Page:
Remote Evaluation Methods

Although existing lab-based usability formative evaluation is frequently and effectively applied to improving usability of software user interfaces, it has limitations. Several factors have led to the development of remote usability evaluation methods:

  • the Web, the Internet, and remote work settings have become intrinsic parts of usage patterns and this work context can be difficult or impossible to reproduce in a laboratory setting
  • most software applications have a life cycle extending well beyond the first release
  • project teams want more relevant usability data – more representative of real world usage
  • transporting users to a usability lab or developers to remote locations can be very costly

Fortunately, deployment of an application creates an additional source of usability data, from real-usage. Remote evaluation uses the network itself as a bridge to take interface evaluation to a broad range of users in their natural work settings, allowing formative evaluation to continue downstream, after implementation and deployment, to obtain formative usability data from real users in real work settings. There are several types of remote usability evaluation, as described and compared in an upcoming paper (keep tuned here for a link)

Sometimes developers think that alpha and beta testing are adequate for post-deployment usability testing, but these kinds of testing usually do not qualify as formative usability evaluation. Typical alpha and beta testing in the field is accomplished by asking users to give feedback in reporting problems encountered and commenting on what they think about a software application. This kind of post hoc data (e.g., from questionnaires and surveys) is useful in determining user satisfaction and overall impressions of the software. It is not, however, a substitute for the detailed data observed during usage and associated closely with specific task performance. This detailed usage data, perishable if not captured immediately and precisely as it arises during usage, is essential to isolate specific usability problems within the user interaction design.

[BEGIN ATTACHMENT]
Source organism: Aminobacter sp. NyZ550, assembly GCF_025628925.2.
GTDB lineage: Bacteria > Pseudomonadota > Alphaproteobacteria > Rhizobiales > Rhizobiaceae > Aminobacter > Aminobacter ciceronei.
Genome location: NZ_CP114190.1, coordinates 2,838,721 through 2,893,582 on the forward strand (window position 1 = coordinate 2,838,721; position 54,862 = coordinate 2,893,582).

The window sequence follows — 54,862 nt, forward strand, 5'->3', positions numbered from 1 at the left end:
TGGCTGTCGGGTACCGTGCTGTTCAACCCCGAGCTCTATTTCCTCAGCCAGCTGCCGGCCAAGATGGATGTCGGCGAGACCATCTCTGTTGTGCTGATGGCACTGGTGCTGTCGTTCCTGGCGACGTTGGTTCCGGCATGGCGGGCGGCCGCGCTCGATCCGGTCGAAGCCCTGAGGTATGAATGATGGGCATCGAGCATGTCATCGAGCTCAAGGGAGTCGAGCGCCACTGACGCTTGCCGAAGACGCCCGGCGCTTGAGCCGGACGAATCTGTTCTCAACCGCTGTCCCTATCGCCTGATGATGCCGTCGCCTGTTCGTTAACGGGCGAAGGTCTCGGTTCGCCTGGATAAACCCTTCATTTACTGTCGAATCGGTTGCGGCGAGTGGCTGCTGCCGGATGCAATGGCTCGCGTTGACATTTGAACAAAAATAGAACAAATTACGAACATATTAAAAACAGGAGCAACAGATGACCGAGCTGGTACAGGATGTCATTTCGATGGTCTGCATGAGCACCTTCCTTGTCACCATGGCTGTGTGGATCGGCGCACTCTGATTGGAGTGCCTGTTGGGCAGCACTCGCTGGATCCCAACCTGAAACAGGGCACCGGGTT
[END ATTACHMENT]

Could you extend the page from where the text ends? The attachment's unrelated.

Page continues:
Relevance of Critical Incident Data

The detailed observational data described just above is exactly the kind of data one obtains from the usability lab, especially in the form of critical incident data. Despite numerous variations in procedures for gathering and analyzing critical incidents, researchers and practitioners agree about the definition of a critical incident in the context of formative usability evaluation: A (negative) critical incident is an event or occurrence observed within task performance that is likely to be an indicator of one or more usability problems. Critical incident data are arguably the most important kind of data for finding and fixing usability problems in formative evaluation.

Our user-reported critical incident method

Some remote usability methods use the Internet as an extension of usability lab video and audio cables, sending video and audio of usage sessions over the Internet. This approach, however, is expensive in terms of bandwidth required and does nothing to aid data analysis. We wanted to develop a remote evaluation method that is cost effective for both data capture and analysis. Because of the importance of critical incident data and the opportunity for users to capture it, our primary goal to capture critical incident data, satisfying the following criteria:

  • users self-report own critical incidents
  • tasks are performed by real users
  • users are located in normal working environments
  • data are captured in day-to-day task situations
  • no direct interaction is needed between user and evaluator during an evaluation session
  • data capture is cost-effective
  • data are high quality and therefore relatively easy to convert into usability problems